Annianus of Alexandria (Annianos) was a monk who flourished in Alexandria during the bishopric of Theophilus of Alexandria around the beginning of the fifth century. He criticized the world history of his contemporary monk Panodorus of Alexandria for relying too much on secular sources rather than biblical sources for his dates. As a result, Annianus developed his own chronology which placed Creation on 25 March 5492 BC. This created the Alexandrian Era whose first day was the first day of the proleptic Alexandrian civil year in progress, 29 August 5493 BC. This year was eleven Paschal cycles of 532 years each before the Alexandrian year beginning 29 August 360, which itself was four 19-year cycles after the epoch of the Diocletian Era on 29 August 284. The former is known as the Era of Grace in the Coptic Church, whereas the latter is known as the Era of Martyrs. He was the first computist to recognize the 532-year cycle of Easters in the Julian calendar. This cycle is often attributed to Victorius of Aquitaine in 457, the first to recognize such a cycle in the West. None of Annianus's writings have survived. He is principally known from the discussion of his works by George Syncellus during the 9th century, though lesser fragments appear elsewhere. Elijah of Nisibis cites him in his 11th-century Chronography.
Annie Cohen Kopchovsky (1870–1947), known as Annie Londonderry, was a Latvian immigrant to the United States who in 1894–95 became the first woman to bicycle around the world.
The terms anno Domini (AD) and before Christ (BC) are used to label or number years in the Julian and Gregorian calendars.
Anthemius (Latin: Procopius Anthemius Augustus) (c. 420 – 11 July 472) was Western Roman Emperor from 467 to 472.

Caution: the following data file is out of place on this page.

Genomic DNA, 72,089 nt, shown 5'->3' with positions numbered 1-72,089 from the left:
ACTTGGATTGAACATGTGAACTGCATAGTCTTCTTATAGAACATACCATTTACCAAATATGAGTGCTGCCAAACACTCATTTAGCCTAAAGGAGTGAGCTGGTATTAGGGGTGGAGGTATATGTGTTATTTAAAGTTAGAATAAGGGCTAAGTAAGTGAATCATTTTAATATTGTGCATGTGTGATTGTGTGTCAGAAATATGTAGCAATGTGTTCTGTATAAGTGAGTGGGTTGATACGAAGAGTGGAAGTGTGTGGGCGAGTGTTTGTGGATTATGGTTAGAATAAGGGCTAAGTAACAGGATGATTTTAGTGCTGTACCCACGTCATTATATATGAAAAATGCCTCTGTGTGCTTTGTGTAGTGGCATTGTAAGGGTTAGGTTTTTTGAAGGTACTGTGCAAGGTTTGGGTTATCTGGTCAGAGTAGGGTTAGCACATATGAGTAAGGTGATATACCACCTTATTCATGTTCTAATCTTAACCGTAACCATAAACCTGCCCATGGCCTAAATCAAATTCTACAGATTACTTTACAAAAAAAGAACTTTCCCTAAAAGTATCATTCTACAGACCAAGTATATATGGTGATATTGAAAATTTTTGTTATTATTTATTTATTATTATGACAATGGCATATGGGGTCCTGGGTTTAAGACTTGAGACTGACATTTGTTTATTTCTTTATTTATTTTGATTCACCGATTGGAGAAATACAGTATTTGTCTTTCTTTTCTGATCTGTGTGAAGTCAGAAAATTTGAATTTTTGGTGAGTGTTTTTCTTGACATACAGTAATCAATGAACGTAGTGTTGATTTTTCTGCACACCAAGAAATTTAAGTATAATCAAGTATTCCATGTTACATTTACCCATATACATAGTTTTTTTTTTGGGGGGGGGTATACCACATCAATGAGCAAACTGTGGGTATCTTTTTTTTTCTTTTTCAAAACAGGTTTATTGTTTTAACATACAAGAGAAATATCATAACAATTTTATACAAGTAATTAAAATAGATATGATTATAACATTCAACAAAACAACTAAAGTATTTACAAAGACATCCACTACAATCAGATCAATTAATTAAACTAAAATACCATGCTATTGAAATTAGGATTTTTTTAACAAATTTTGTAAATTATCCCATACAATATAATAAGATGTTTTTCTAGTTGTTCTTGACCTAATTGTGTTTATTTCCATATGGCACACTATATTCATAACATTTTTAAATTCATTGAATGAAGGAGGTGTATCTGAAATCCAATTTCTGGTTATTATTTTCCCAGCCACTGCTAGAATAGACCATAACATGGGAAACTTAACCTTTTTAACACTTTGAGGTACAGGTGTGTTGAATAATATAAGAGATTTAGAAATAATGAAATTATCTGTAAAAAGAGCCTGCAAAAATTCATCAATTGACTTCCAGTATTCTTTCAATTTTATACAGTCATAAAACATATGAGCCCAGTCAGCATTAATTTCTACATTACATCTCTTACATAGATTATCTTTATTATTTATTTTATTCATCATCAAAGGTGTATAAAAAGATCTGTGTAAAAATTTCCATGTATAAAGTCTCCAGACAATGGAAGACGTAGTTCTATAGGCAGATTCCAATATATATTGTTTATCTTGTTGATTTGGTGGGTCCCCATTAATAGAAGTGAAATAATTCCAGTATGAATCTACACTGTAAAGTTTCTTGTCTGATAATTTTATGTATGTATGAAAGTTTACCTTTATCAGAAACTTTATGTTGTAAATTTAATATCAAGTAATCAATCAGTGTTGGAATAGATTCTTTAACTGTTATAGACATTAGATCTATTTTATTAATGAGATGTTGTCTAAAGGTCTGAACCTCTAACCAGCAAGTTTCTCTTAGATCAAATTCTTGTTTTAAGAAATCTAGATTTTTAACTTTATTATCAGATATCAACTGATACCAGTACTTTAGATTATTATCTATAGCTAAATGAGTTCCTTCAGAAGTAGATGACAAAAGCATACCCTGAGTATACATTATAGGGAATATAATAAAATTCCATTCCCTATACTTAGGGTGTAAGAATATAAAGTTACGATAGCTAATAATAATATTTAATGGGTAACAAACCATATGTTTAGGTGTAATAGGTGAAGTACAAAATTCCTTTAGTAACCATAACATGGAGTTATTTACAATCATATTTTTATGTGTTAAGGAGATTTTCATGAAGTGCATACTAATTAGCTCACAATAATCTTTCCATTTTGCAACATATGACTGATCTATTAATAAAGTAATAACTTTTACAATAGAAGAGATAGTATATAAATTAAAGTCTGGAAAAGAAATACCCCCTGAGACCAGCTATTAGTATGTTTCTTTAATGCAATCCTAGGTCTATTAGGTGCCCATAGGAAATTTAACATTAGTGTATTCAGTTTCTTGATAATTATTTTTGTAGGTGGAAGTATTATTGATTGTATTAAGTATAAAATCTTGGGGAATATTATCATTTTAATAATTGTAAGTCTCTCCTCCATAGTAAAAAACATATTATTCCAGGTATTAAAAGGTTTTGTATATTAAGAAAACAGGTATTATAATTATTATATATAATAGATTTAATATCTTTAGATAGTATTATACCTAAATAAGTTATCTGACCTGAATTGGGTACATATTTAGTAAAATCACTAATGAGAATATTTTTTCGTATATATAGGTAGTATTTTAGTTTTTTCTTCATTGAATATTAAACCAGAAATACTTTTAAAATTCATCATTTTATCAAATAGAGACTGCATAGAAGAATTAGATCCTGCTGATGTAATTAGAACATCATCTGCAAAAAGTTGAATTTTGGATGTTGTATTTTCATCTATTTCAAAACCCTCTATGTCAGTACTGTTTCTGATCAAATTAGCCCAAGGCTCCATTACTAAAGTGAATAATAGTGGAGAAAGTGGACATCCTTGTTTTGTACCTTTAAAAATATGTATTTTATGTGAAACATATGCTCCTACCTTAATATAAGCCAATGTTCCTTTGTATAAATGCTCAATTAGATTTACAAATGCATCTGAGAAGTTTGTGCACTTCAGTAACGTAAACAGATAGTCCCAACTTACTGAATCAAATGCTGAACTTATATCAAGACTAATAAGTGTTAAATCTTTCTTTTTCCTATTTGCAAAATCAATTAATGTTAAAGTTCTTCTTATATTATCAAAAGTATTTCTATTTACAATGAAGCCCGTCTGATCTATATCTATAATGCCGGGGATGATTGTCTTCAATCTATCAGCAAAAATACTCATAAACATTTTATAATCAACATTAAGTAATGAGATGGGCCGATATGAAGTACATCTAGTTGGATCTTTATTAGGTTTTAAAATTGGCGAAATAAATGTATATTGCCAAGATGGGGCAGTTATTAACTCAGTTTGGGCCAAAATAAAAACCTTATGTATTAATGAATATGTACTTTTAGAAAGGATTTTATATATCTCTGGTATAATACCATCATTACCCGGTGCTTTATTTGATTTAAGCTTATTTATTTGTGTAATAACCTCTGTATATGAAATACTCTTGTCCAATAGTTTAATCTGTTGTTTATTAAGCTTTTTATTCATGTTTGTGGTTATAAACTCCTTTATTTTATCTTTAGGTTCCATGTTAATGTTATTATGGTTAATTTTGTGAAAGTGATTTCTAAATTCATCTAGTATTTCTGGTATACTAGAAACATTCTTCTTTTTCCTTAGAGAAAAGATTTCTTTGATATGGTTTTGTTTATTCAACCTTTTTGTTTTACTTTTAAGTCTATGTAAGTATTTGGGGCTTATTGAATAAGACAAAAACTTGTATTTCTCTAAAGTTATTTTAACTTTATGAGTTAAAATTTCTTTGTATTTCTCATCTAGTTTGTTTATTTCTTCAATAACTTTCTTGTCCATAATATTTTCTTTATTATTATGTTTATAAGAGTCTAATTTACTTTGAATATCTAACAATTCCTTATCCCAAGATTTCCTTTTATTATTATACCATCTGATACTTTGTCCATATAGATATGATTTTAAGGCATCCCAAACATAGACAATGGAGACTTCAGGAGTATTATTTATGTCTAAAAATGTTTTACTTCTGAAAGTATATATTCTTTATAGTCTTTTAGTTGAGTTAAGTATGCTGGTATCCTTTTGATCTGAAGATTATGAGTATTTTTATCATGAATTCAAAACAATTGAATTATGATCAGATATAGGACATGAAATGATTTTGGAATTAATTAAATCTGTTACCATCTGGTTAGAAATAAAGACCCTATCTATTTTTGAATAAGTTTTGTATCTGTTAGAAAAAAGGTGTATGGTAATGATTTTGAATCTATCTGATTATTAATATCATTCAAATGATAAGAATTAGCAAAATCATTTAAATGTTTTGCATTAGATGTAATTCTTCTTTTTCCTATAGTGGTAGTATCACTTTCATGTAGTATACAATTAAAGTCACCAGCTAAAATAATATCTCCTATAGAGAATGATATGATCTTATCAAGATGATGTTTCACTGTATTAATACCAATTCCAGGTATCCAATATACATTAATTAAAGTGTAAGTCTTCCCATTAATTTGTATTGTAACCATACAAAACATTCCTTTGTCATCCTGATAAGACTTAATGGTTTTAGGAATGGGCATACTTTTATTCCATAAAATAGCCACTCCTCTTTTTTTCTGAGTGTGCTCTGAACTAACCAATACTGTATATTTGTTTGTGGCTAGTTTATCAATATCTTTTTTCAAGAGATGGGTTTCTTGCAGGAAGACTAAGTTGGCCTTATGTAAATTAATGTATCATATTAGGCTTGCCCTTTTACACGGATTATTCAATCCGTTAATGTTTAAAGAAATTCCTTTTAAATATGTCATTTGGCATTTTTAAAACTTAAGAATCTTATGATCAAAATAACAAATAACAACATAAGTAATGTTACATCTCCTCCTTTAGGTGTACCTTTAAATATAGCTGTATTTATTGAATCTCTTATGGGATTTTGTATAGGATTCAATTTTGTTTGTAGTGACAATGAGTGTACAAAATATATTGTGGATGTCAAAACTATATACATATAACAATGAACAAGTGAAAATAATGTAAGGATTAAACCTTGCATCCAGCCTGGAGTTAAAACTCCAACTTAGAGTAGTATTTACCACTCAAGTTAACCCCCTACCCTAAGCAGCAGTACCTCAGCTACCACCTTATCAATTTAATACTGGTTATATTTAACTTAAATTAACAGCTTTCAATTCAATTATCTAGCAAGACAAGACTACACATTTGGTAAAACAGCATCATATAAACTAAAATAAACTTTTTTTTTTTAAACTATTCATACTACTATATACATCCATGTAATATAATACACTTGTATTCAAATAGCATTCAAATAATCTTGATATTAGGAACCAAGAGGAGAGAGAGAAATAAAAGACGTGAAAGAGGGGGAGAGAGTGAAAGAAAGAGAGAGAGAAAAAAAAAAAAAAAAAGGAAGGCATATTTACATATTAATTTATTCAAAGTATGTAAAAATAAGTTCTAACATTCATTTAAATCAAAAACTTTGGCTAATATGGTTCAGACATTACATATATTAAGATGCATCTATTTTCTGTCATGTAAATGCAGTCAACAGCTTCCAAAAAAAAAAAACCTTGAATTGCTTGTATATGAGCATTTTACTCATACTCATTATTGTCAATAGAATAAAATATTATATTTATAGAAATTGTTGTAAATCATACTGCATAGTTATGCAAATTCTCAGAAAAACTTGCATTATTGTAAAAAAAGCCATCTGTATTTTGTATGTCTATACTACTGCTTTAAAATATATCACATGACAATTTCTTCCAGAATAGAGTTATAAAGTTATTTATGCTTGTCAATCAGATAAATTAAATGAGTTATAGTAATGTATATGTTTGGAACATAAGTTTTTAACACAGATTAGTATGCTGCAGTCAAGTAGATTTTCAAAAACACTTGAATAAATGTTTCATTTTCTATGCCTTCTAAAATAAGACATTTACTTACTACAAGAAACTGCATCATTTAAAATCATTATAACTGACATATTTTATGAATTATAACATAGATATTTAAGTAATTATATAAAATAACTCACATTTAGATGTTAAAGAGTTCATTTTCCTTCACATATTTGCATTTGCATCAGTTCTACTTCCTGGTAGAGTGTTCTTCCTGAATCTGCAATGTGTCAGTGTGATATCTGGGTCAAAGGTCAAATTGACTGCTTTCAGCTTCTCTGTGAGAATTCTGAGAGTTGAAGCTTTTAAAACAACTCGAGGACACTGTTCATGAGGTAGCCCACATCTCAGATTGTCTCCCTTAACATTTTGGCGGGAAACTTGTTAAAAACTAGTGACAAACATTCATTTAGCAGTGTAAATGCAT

Rear Admiral Sir Anthony Cecil Capel Miers, VC, KBE, CB, DSO & Bar (11 November 1906 – 30 June 1985) (known as "Crap Miers" and "Gamp") was a Royal Navy officer, who served in the submarine service during the Second World War.
Saint Anthony or Antony (Ἀντώνιος Antṓnios; Antonius); January 12, 251 – January 17, 356) was a Christian monk from Egypt, revered since his death as a saint. He is distinguished from other saints named Anthony such as, by various epithets of his own:,, and For his importance among the Desert Fathers and to all later Christian monasticism, he is also known as the. His feast day is celebrated on January 17 among the Orthodox and Roman Catholic churches and on Tobi 22 in the Egyptian calendar used by the Coptic Church. The biography of Anthony's life by Athanasius of Alexandria helped to spread the concept of Christian monasticism, particularly in Western Europe via its Latin translations. He is often erroneously considered the first Christian monk, but as his biography and other sources make clear, there were many ascetics before him. Anthony was, however, the first to go into the wilderness (about 270), which seems to have contributed to his renown. Accounts of Anthony enduring supernatural temptation during his sojourn in the Eastern Desert of Egypt inspired the often-repeated subject of the temptation of St. Anthony in Western art and literature. Anthony is appealed to against infectious diseases, particularly skin diseases. In the past, many such afflictions, including ergotism, erysipelas, and shingles, were referred to as St. Anthony's fire.